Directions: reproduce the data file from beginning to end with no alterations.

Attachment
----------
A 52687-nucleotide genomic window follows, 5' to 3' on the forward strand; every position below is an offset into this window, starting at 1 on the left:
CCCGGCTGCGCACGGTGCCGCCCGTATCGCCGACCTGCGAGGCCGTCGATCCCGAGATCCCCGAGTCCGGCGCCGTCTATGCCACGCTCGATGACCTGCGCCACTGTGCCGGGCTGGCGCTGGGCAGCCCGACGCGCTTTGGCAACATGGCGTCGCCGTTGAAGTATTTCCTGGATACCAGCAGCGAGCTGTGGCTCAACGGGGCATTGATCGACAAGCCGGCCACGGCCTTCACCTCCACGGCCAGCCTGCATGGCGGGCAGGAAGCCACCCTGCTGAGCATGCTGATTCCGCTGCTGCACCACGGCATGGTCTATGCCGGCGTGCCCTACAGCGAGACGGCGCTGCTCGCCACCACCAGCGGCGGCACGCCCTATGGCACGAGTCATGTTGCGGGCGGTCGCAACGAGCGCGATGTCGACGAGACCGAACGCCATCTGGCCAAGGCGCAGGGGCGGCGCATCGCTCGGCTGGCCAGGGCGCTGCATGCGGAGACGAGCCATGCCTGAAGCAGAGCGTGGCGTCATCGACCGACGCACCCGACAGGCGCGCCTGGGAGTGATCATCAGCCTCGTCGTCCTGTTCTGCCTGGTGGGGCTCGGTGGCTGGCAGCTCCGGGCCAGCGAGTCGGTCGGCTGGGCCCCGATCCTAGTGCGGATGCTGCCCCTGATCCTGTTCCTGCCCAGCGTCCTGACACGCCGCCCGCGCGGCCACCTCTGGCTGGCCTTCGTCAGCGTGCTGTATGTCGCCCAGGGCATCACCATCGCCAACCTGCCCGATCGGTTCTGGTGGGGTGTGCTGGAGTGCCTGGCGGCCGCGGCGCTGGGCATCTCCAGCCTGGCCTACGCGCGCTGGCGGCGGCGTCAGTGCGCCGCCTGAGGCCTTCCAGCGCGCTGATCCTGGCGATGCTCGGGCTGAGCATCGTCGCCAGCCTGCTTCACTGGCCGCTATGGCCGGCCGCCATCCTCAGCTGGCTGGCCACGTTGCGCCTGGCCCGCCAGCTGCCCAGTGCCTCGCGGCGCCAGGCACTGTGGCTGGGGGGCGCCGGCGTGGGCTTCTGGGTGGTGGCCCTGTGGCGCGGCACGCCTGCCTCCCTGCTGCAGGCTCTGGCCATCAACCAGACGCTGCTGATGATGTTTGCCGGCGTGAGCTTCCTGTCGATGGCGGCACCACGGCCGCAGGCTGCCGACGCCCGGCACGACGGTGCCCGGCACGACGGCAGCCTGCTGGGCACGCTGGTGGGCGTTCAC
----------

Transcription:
A 52687-nucleotide genomic window follows, 5' to 3' on the forward strand; every position below is an offset into this window, starting at 1 on the left:
CCCGGCTGCGCACGGTGCCGCCCGTATCGCCGACCTGCGAGGCCGTCGATCCCGAGATCCCCGAGTCCGGCGCCGTCTATGCCACGCTCGATGACCTGCGCCACTGTGCCGGGCTGGCGCTGGGCAGCCCGACGCGCTTTGGCAACATGGCGTCGCCGTTGAAGTATTTCCTGGATACCAGCAGCGAGCTGTGGCTCAACGGGGCATTGATCGACAAGCCGGCCACGGCCTTCACCTCCACGGCCAGCCTGCATGGCGGGCAGGAAGCCACCCTGCTGAGCATGCTGATTCCGCTGCTGCACCACGGCATGGTCTATGCCGGCGTGCCCTACAGCGAGACGGCGCTGCTCGCCACCACCAGCGGCGGCACGCCCTATGGCACGAGTCATGTTGCGGGCGGTCGCAACGAGCGCGATGTCGACGAGACCGAACGCCATCTGGCCAAGGCGCAGGGGCGGCGCATCGCTCGGCTGGCCAGGGCGCTGCATGCGGAGACGAGCCATGCCTGAAGCAGAGCGTGGCGTCATCGACCGACGCACCCGACAGGCGCGCCTGGGAGTGATCATCAGCCTCGTCGTCCTGTTCTGCCTGGTGGGGCTCGGTGGCTGGCAGCTCCGGGCCAGCGAGTCGGTCGGCTGGGCCCCGATCCTAGTGCGGATGCTGCCCCTGATCCTGTTCCTGCCCAGCGTCCTGACACGCCGCCCGCGCGGCCACCTCTGGCTGGCCTTCGTCAGCGTGCTGTATGTCGCCCAGGGCATCACCATCGCCAACCTGCCCGATCGGTTCTGGTGGGGTGTGCTGGAGTGCCTGGCGGCCGCGGCGCTGGGCATCTCCAGCCTGGCCTACGCGCGCTGGCGGCGGCGTCAGTGCGCCGCCTGAGGCCTTCCAGCGCGCTGATCCTGGCGATGCTCGGGCTGAGCATCGTCGCCAGCCTGCTTCACTGGCCGCTATGGCCGGCCGCCATCCTCAGCTGGCTGGCCACGTTGCGCCTGGCCCGCCAGCTGCCCAGTGCCTCGCGGCGCCAGGCACTGTGGCTGGGGGGCGCCGGCGTGGGCTTCTGGGTGGTGGCCCTGTGGCGCGGCACGCCTGCCTCCCTGCTGCAGGCTCTGGCCATCAACCAGACGCTGCTGATGATGTTTGCCGGCGTGAGCTTCCTGTCGATGGCGGCACCACGGCCGCAGGCTGCCGACGCCCGGCACGACGGTGCCCGGCACGACGGCAGCCTGCTGGGCACGCTGGTGGGCGTTCAC